When picking winners is the urgent thing to do

Should nations single out select big products to manufacture, and put millions to work on them in the confidence of a big economic upside? China has done so — solar panels come to mind, in addition to wind turbines, high-end batteries and bullet trains. Japan has done similarly with cars since the 1980s, and South ...

Saul Loeb AFP/Getty Images)
Saul Loeb AFP/Getty Images)
Saul Loeb AFP/Getty Images)

Should nations single out select big products to manufacture, and put millions to work on them in the confidence of a big economic upside? China has done so -- solar panels come to mind, in addition to wind turbines, high-end batteries and bullet trains. Japan has done similarly with cars since the 1980s, and South Korea more recently. But in the United States, this approach to industrialization is highly controversial -- swaths of the economic and political edifice scorn it in highly unflattering terms, such as that it is "chasing fads," and puts "the chosen few at a competitive advantage over all other job creators." (Above President Obama visits a Smith Electric Vehicles plant.) On the ExxonMobil website, Ken Cohen says parts of the Obama Administration's industrial policy amounts to "telling oil workers that their jobs are less valuable to the economy than those in other manufacturing industries."

Such detractors have gained fuel in recent weeks with the implosion of one of those winners -- the solar company Solyndra, which has filed for bankruptcy after receiving $535 million in stimulus funding. Yet the Administration is pushing ahead. Just last Friday, it announced a $90 million loan for a Colorado solar power project.

Over the last couple of weeks, the New York Times has been exploring industrialization in an interesting way. Here is what the issue adds up to: Manufacturing produces a lot of jobs -- five indirect jobs for each one in the actual plant, writes Louis Uchitelle in a piece yesterday. Therefore, if the U.S. wishes to drive down its long-term unemployment rate, factories must get up and running.

Should nations single out select big products to manufacture, and put millions to work on them in the confidence of a big economic upside? China has done so — solar panels come to mind, in addition to wind turbines, high-end batteries and bullet trains. Japan has done similarly with cars since the 1980s, and South Korea more recently. But in the United States, this approach to industrialization is highly controversial — swaths of the economic and political edifice scorn it in highly unflattering terms, such as that it is "chasing fads," and puts "the chosen few at a competitive advantage over all other job creators." (Above President Obama visits a Smith Electric Vehicles plant.) On the ExxonMobil website, Ken Cohen says parts of the Obama Administration’s industrial policy amounts to "telling oil workers that their jobs are less valuable to the economy than those in other manufacturing industries."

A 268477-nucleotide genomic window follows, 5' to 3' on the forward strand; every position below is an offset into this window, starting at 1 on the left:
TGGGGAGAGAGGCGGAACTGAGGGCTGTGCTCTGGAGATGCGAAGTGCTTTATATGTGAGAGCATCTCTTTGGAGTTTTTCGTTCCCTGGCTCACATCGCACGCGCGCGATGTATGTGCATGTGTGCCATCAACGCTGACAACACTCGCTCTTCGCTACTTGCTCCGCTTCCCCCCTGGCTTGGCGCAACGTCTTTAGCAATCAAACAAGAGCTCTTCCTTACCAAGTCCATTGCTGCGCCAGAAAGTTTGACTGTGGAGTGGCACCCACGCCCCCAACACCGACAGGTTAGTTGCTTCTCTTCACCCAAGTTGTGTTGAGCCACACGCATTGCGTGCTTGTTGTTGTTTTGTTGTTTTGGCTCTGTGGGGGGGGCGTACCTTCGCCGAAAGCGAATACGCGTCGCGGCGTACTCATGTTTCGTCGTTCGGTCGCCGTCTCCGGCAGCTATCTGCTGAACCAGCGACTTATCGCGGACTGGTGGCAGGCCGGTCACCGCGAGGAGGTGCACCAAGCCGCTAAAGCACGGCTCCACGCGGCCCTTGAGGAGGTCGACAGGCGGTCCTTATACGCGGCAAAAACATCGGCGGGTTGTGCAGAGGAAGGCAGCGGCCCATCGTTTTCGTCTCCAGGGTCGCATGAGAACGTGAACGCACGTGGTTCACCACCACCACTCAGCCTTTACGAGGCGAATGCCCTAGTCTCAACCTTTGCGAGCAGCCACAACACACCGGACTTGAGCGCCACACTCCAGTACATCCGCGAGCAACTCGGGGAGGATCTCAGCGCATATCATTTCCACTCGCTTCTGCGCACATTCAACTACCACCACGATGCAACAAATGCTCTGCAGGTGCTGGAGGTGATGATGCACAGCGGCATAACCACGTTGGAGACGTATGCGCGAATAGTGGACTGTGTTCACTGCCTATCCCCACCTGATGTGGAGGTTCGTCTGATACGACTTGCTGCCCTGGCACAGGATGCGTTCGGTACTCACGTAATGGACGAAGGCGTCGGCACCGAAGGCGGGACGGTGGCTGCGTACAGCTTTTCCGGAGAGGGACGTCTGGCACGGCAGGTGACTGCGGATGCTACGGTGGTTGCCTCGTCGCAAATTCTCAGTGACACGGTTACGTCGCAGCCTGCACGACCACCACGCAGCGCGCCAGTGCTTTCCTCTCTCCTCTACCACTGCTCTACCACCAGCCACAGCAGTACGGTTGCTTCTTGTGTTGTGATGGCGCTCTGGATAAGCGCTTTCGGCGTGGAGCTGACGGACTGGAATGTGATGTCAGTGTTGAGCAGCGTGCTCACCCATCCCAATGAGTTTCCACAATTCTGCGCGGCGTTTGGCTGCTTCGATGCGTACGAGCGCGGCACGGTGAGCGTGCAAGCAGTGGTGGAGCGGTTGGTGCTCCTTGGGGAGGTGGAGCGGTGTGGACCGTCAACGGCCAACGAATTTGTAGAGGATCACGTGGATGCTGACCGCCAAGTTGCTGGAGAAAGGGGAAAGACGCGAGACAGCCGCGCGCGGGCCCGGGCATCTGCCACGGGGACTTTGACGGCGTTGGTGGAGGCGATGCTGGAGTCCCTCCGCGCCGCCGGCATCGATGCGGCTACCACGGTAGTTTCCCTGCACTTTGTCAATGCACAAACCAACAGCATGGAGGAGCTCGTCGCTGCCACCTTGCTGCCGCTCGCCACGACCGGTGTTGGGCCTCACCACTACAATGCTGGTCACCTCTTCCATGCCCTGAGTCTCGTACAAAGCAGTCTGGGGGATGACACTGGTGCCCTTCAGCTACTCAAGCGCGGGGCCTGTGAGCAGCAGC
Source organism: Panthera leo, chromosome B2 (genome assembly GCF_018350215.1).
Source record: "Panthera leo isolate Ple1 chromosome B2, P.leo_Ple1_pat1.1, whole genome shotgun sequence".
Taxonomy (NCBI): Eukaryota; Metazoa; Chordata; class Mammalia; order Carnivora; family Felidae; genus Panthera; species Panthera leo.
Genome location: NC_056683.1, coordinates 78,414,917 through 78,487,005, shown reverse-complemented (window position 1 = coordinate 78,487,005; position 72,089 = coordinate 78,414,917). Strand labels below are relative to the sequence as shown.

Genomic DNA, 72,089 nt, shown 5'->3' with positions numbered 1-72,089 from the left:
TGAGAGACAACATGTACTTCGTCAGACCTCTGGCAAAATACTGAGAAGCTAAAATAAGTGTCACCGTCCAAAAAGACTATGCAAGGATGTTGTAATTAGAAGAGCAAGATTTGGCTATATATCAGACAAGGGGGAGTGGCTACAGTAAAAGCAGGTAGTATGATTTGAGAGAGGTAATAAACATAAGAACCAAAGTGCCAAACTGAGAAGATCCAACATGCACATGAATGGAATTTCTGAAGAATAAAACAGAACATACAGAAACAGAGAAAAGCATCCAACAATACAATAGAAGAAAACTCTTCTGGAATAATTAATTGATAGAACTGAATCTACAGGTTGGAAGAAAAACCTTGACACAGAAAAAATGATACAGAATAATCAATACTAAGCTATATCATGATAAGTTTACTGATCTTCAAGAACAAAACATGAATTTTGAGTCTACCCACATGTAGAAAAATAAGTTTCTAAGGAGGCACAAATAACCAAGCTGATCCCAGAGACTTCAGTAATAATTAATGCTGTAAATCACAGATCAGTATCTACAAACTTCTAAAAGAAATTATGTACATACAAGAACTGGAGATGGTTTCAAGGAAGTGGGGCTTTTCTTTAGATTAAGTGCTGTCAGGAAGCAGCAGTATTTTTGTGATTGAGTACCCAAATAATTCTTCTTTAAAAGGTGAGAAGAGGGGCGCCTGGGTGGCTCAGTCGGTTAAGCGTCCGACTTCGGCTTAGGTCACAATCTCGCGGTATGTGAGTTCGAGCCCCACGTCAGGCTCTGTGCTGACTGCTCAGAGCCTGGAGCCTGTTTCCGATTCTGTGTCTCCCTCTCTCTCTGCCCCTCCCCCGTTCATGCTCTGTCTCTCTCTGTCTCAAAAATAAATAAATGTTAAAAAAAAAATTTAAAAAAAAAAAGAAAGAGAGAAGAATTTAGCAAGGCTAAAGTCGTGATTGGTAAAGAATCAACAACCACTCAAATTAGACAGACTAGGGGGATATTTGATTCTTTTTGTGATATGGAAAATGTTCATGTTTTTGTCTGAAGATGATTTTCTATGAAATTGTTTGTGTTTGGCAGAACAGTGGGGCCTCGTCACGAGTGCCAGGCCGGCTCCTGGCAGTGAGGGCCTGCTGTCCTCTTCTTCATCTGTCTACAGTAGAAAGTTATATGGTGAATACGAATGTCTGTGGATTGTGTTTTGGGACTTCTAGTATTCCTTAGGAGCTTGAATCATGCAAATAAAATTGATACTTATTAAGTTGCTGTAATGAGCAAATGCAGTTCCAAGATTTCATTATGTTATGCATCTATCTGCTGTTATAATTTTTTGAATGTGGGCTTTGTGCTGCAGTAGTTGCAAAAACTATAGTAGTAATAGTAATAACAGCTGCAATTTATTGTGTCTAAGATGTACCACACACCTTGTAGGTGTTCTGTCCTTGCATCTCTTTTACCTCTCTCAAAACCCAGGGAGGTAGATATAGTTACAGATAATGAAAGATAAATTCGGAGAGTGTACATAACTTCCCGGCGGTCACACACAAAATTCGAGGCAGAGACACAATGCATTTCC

Such detractors have gained fuel in recent weeks with the implosion of one of those winners — the solar company Solyndra, which has filed for bankruptcy after receiving $535 million in stimulus funding. Yet the Administration is pushing ahead. Just last Friday, it announced a $90 million loan for a Colorado solar power project.

Over the last couple of weeks, the New York Times has been exploring industrialization in an interesting way. Here is what the issue adds up to: Manufacturing produces a lot of jobs — five indirect jobs for each one in the actual plant, writes Louis Uchitelle in a piece yesterday. Therefore, if the U.S. wishes to drive down its long-term unemployment rate, factories must get up and running.

Uchitelle’s piece features the thinking of Andrew Liveris, the CEO of Dow Chemical, who has made himself a spokesman for U.S. re-industrialization even as he has relocated much manufacturing to China. Dow is benefitting from $141 million in public funding for a Michigan solar pilot plant, and $161 million for a nearby advanced battery factory for electric cars. In both cases, the grants amount to half or more of the cost, but Liveris says that is what is required to revive the U.S. as a manufacturing country. He says the federal government must pick winners. "I would not let free markets rule without also addressing what I want manufacturing to be 20 or 30 years from now," Liveris says.

Companies such as Dow locate factories abroad not just because labor is cheap, but because that’s where demand is growing, he says. When new factories go up in the U.S., they may serve export markets, but they must mainly be based on local demand.

At Fast Company, Jigar Shah suggests that choosing winners is a subtle concept: Government can and ought to set and fund general goals such as the creation of an alternative-energy industry — it should "articulate infrastructure visions and plans that support new sources of energy, solve the world’s growing water and food scarcity issues, and create new markets and industries," Shah says. But subtlety is the key — don’t overstep by identifying specific companies.

What Liveris is saying is that it’s too late for subtlety.

 

<p> Steve LeVine is a contributing editor at Foreign Policy, a Schwartz Fellow at the New America Foundation, and author of The Oil and the Glory. </p>

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